Fox's new forensics drama is CSI with older corpses.

TV and popular culture.
Sept. 13 2005 10:52 AM

Them Dry Bones

 Fox's new forensics drama is CSI with older corpses.

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Like most promotional material from Fox, the preview screener for the new forensics drama Bones (premiering tonight at 8 p.m. ET) arrived wrapped in gimmicky packaging: in this case, a sealed plastic envelope stamped with fake warnings: "Evidence. Keep Sealed. Do Not Tamper." If only I had listened.

Bones is Fox's version of CSI, but with more thoroughly dead people; unlike the gooey corpses on the CBS franchise, this show's skeletal remains are dry as dust. Dr. Temperance "Bones" Brennan (played by Emily Deschanel, older sister of the saucer-eyed actress Zooey) is a brilliant yet gorgeous yet perennially cranky forensic anthropologist who's the author of several bestselling novels about her trade. (The character is based on real-life novelist and anthropologist Kathy Reichs.) Temperance works for the Medico-Legal Anthropology Unit at D.C.'s "Jeffersonian Institution"—a shady-sounding name if I ever heard one.

As the pilot opens, Temperance is just flying in from investigating a mass murder in Guatemala. The chain of custody at the Jeffersonian Institution is apparently somewhat less strict than that of the Fox publicity department, since Temperance totes around a decomposing skull, unwrapped, in her carry-on duffel bag.

Click image to expand.
Bones dry as dust

Temperance is aided by a gang of techie nerds who enjoy slinging forensics jargon (drowned people are "soakers"; those burned to death are "crispy critters") and bonding over their substandard social skills. This kind of geeked-out backup team has become a staple in TV crime shows: 24 boasts one, as does Numb3rs. Bones' version consists of Temperance's brainy grad-student assistant Zack (Eric Millegan); a bug expert and conspiracy theorist named Jack (T.J. Thyne); and Angela (Michaela Conlin), a lusty computer whiz who's also Temperance's best friend. Angela is responsible for designing the single goofiest piece of faux-scientific technology I've seen on TV: a 3D hologram program that projects not only the revolving image of a reconstructed victim, but the likely scenarios of the killing, onto an ultra-groovy light table in the soaringly modern digs of the Jeffersonian Institution. Why these renderings can't be done on a regular computer screen, or sketched on a cocktail napkin, is never clear, but they look cool as hell.

Dana Stevens Dana Stevens

Dana Stevens is Slate's movie critic.

The driven, brittle Temperance hates to be psychologized, as we're reminded four different times during the pilot. She feels more at home with the dead than the living, as we hear at least twice. "You're a heart person; I'm a brain person," she reminds FBI special agent Seeley Booth (David Boreanaz, from Angel and Buffy the Vampire Slayer). When a young woman's body shows up in Arlington National Cemetery—not buried, but dumped in a pond—only Temperance is able to identify the skeleton as that of a senatorial intern who disappeared two summers ago, Chandra Levy-style. She plunges clumsily into the case by hurling accusations pell-mell, bursting onto premises without search warrants, and generally offending everyone in sight.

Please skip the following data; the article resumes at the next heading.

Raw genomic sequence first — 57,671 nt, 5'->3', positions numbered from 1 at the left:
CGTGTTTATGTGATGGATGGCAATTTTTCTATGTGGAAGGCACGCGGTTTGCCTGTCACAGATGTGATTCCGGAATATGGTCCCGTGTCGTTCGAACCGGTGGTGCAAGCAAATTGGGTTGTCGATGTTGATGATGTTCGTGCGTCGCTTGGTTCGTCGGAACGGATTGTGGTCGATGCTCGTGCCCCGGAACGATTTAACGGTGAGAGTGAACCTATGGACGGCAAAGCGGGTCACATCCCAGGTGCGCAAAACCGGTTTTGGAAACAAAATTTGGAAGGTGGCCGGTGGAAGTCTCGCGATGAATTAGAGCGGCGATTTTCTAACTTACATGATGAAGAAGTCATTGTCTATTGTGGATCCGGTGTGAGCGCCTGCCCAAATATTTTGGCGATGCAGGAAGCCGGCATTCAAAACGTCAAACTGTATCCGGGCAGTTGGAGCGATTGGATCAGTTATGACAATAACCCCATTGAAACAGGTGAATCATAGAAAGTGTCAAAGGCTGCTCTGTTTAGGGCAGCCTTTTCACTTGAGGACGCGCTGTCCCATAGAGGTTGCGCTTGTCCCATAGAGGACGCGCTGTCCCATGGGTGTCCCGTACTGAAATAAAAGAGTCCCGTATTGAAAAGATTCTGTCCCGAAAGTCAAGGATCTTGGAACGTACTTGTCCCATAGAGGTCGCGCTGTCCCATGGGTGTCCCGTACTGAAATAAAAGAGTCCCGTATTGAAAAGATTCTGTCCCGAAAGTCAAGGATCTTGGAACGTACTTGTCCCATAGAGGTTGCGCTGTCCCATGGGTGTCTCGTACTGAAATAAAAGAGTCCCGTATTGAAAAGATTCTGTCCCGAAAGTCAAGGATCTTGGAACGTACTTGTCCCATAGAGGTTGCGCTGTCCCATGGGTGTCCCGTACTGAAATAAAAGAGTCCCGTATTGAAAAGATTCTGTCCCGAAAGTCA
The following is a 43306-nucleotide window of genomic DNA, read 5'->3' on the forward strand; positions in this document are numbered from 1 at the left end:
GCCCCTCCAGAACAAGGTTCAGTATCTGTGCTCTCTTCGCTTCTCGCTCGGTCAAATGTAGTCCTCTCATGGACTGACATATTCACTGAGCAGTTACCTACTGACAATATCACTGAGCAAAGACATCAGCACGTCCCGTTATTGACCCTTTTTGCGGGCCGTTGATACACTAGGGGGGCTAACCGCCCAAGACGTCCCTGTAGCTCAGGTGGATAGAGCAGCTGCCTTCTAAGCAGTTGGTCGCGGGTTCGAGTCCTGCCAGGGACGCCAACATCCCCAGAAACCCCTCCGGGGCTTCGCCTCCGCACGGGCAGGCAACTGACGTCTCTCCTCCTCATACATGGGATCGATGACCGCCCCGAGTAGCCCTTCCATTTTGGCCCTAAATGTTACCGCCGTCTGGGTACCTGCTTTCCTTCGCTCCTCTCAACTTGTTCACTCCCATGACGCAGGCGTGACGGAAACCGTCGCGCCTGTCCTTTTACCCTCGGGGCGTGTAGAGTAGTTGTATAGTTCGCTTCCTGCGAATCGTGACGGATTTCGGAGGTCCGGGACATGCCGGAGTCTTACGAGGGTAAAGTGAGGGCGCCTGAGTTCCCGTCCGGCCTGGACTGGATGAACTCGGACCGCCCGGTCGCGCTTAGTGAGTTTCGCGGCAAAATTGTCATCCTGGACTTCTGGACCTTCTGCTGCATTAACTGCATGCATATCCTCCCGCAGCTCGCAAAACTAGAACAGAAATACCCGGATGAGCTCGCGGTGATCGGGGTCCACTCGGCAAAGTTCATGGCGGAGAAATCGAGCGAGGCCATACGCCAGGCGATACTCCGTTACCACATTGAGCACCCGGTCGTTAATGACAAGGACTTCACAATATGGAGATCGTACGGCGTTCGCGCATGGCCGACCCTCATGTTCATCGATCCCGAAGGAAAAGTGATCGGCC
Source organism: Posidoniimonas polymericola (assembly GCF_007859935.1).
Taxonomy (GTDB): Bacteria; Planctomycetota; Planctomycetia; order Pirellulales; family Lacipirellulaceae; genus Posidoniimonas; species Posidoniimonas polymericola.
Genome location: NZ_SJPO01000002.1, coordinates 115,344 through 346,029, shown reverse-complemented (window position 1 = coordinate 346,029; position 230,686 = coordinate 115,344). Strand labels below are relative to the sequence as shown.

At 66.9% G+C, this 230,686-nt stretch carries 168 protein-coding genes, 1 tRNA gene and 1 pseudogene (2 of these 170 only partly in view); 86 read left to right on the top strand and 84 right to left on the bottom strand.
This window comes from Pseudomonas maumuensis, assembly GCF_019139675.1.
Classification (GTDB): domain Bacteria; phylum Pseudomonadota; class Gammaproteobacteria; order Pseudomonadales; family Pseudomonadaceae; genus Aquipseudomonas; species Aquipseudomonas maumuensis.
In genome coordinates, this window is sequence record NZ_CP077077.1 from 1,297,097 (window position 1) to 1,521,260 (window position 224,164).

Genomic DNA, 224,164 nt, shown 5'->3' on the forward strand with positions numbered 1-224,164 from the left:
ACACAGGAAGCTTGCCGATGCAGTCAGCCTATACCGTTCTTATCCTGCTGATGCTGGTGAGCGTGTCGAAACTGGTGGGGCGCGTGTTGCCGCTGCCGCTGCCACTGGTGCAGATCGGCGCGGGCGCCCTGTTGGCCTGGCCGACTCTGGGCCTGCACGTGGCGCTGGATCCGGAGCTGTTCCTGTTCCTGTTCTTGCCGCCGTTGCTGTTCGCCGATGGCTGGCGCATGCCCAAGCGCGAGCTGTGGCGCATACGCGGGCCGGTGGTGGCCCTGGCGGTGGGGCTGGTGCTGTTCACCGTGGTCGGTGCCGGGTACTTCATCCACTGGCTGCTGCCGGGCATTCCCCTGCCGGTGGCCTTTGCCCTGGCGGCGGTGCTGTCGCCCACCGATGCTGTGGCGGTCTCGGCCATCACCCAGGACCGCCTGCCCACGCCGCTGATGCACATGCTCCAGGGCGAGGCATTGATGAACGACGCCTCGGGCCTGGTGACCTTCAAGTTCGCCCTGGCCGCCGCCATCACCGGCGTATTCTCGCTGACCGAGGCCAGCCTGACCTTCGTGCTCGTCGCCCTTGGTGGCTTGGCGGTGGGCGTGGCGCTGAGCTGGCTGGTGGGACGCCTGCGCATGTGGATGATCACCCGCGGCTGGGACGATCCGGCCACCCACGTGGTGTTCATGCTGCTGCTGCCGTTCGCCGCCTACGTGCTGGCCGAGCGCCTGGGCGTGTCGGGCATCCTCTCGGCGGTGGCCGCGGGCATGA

The cerebral "squints," as Seeley calls Temperance and her team, may be knee-deep in advanced degrees and bafflingly pointless gizmos, but they lack the street smarts and people skills to solve a crime the old-fashioned way: by knocking on doors, asking tough questions, and figuring out who's lying and why. Temperance and Seeley have a lot of heated exchanges about this while violating each other's personal space in a way that reminds us that they're also the single heterosexual leads in a crime-solving drama and thus must be struggling with Unresolved Sexual Tension. But whatever Temperance's Ph.D. is in, it isn't chemistry—Deschanel and Boreanaz seem about as keen on mating as imported pandas.

Memo to network execs planning an all-forensics programming slate for fall: Watching attractive people poke at skull fragments is not inherently interesting. The peculiar casting magic and grisly sensibility that made the original CSI such a success (one that has never quite been repeated even in the other two versions of that show) can't be invoked just by gathering a bunch of actors around an autopsy table—even one equipped with a neato revolving hologram.

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